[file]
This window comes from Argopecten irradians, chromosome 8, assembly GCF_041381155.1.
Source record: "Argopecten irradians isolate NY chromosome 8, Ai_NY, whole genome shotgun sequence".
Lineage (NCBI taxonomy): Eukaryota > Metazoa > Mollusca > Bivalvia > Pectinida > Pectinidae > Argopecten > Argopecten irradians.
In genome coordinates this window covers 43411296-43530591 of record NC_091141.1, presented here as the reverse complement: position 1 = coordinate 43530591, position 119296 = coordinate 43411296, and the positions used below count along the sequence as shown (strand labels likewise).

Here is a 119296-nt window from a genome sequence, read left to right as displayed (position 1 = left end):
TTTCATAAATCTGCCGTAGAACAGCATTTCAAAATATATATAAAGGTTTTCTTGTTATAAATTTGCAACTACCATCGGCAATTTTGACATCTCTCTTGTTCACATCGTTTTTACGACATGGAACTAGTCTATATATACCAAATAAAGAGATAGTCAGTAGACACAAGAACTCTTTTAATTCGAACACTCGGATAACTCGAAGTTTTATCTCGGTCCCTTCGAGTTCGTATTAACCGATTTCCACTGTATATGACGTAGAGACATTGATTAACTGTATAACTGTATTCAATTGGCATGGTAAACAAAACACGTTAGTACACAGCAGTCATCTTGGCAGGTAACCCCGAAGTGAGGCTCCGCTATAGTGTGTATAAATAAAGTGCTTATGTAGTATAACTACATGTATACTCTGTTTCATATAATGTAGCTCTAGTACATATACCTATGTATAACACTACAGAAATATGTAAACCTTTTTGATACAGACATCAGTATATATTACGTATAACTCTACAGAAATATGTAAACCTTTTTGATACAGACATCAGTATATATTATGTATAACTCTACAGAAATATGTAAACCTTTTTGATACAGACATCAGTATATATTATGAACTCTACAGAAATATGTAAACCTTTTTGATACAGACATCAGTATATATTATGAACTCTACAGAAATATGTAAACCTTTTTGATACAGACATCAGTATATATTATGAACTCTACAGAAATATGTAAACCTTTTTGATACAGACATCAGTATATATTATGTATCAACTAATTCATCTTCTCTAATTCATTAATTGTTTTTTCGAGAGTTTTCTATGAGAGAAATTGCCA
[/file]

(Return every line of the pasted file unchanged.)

This window comes from Argopecten irradians, chromosome 8, assembly GCF_041381155.1.
Source record: "Argopecten irradians isolate NY chromosome 8, Ai_NY, whole genome shotgun sequence".
Lineage (NCBI taxonomy): Eukaryota > Metazoa > Mollusca > Bivalvia > Pectinida > Pectinidae > Argopecten > Argopecten irradians.
In genome coordinates this window covers 43411296-43530591 of record NC_091141.1, presented here as the reverse complement: position 1 = coordinate 43530591, position 119296 = coordinate 43411296, and the positions used below count along the sequence as shown (strand labels likewise).

Here is a 119296-nt window from a genome sequence, read left to right as displayed (position 1 = left end):
TTTCATAAATCTGCCGTAGAACAGCATTTCAAAATATATATAAAGGTTTTCTTGTTATAAATTTGCAACTACCATCGGCAATTTTGACATCTCTCTTGTTCACATCGTTTTTACGACATGGAACTAGTCTATATATACCAAATAAAGAGATAGTCAGTAGACACAAGAACTCTTTTAATTCGAACACTCGGATAACTCGAAGTTTTATCTCGGTCCCTTCGAGTTCGTATTAACCGATTTCCACTGTATATGACGTAGAGACATTGATTAACTGTATAACTGTATTCAATTGGCATGGTAAACAAAACACGTTAGTACACAGCAGTCATCTTGGCAGGTAACCCCGAAGTGAGGCTCCGCTATAGTGTGTATAAATAAAGTGCTTATGTAGTATAACTACATGTATACTCTGTTTCATATAATGTAGCTCTAGTACATATACCTATGTATAACACTACAGAAATATGTAAACCTTTTTGATACAGACATCAGTATATATTACGTATAACTCTACAGAAATATGTAAACCTTTTTGATACAGACATCAGTATATATTATGTATAACTCTACAGAAATATGTAAACCTTTTTGATACAGACATCAGTATATATTATGAACTCTACAGAAATATGTAAACCTTTTTGATACAGACATCAGTATATATTATGAACTCTACAGAAATATGTAAACCTTTTTGATACAGACATCAGTATATATTATGAACTCTACAGAAATATGTAAACCTTTTTGATACAGACATCAGTATATATTATGTATCAACTAATTCATCTTCTCTAATTCATTAATTGTTTTTTCGAGAGTTTTCTATGAGAGAAATTGCCA